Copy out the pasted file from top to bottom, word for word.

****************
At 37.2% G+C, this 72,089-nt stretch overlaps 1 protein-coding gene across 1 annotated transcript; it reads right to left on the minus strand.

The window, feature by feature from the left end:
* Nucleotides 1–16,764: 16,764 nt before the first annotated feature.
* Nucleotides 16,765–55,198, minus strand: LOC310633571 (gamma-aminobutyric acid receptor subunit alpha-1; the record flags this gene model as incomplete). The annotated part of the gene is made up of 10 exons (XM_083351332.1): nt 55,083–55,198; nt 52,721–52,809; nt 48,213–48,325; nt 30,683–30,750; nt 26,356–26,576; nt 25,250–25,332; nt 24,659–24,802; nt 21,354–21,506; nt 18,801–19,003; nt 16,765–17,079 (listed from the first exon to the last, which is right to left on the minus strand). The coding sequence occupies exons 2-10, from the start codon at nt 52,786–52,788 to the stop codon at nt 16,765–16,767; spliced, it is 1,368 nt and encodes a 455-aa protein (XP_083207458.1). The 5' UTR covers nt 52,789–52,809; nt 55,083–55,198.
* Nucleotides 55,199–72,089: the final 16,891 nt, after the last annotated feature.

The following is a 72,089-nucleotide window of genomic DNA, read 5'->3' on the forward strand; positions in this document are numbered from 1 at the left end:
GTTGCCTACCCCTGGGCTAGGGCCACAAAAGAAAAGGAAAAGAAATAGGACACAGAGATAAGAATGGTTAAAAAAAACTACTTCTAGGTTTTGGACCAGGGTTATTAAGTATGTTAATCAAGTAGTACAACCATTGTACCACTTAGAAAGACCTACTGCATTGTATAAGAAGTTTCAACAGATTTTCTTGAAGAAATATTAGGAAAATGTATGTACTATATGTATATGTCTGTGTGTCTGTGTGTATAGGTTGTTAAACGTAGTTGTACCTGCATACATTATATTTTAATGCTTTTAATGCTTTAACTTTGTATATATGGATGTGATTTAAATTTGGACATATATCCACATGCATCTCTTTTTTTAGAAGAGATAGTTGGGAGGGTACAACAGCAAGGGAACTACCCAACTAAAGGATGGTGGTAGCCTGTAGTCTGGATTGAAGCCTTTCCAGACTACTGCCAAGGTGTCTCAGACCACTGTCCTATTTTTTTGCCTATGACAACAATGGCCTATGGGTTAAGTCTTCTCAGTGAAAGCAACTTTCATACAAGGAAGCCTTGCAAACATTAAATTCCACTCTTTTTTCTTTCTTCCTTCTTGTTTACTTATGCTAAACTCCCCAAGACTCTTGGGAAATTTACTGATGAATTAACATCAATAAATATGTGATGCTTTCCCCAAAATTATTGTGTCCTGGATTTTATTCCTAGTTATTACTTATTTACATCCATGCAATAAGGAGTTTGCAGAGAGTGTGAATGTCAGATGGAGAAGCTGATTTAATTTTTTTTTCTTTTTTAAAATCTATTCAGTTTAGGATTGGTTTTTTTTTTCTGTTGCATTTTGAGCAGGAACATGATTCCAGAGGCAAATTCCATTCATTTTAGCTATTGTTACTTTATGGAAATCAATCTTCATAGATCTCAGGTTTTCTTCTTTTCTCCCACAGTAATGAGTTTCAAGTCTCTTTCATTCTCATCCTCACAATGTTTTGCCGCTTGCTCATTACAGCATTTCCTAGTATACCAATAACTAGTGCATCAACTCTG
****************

At 37.2% G+C, this 72,089-nt stretch overlaps 1 protein-coding gene across 1 annotated transcript; it reads right to left on the minus strand.

The window, feature by feature from the left end:
* Nucleotides 1–16,764: 16,764 nt before the first annotated feature.
* Nucleotides 16,765–55,198, minus strand: LOC310633571 (gamma-aminobutyric acid receptor subunit alpha-1; the record flags this gene model as incomplete). The annotated part of the gene is made up of 10 exons (XM_083351332.1): nt 55,083–55,198; nt 52,721–52,809; nt 48,213–48,325; nt 30,683–30,750; nt 26,356–26,576; nt 25,250–25,332; nt 24,659–24,802; nt 21,354–21,506; nt 18,801–19,003; nt 16,765–17,079 (listed from the first exon to the last, which is right to left on the minus strand). The coding sequence occupies exons 2-10, from the start codon at nt 52,786–52,788 to the stop codon at nt 16,765–16,767; spliced, it is 1,368 nt and encodes a 455-aa protein (XP_083207458.1). The 5' UTR covers nt 52,789–52,809; nt 55,083–55,198.
* Nucleotides 55,199–72,089: the final 16,891 nt, after the last annotated feature.

The following is a 72,089-nucleotide window of genomic DNA, read 5'->3' on the forward strand; positions in this document are numbered from 1 at the left end:
GTTGCCTACCCCTGGGCTAGGGCCACAAAAGAAAAGGAAAAGAAATAGGACACAGAGATAAGAATGGTTAAAAAAAACTACTTCTAGGTTTTGGACCAGGGTTATTAAGTATGTTAATCAAGTAGTACAACCATTGTACCACTTAGAAAGACCTACTGCATTGTATAAGAAGTTTCAACAGATTTTCTTGAAGAAATATTAGGAAAATGTATGTACTATATGTATATGTCTGTGTGTCTGTGTGTATAGGTTGTTAAACGTAGTTGTACCTGCATACATTATATTTTAATGCTTTTAATGCTTTAACTTTGTATATATGGATGTGATTTAAATTTGGACATATATCCACATGCATCTCTTTTTTTAGAAGAGATAGTTGGGAGGGTACAACAGCAAGGGAACTACCCAACTAAAGGATGGTGGTAGCCTGTAGTCTGGATTGAAGCCTTTCCAGACTACTGCCAAGGTGTCTCAGACCACTGTCCTATTTTTTTGCCTATGACAACAATGGCCTATGGGTTAAGTCTTCTCAGTGAAAGCAACTTTCATACAAGGAAGCCTTGCAAACATTAAATTCCACTCTTTTTTCTTTCTTCCTTCTTGTTTACTTATGCTAAACTCCCCAAGACTCTTGGGAAATTTACTGATGAATTAACATCAATAAATATGTGATGCTTTCCCCAAAATTATTGTGTCCTGGATTTTATTCCTAGTTATTACTTATTTACATCCATGCAATAAGGAGTTTGCAGAGAGTGTGAATGTCAGATGGAGAAGCTGATTTAATTTTTTTTTCTTTTTTAAAATCTATTCAGTTTAGGATTGGTTTTTTTTTTCTGTTGCATTTTGAGCAGGAACATGATTCCAGAGGCAAATTCCATTCATTTTAGCTATTGTTACTTTATGGAAATCAATCTTCATAGATCTCAGGTTTTCTTCTTTTCTCCCACAGTAATGAGTTTCAAGTCTCTTTCATTCTCATCCTCACAATGTTTTGCCGCTTGCTCATTACAGCATTTCCTAGTATACCAATAACTAGTGCATCAACTCTG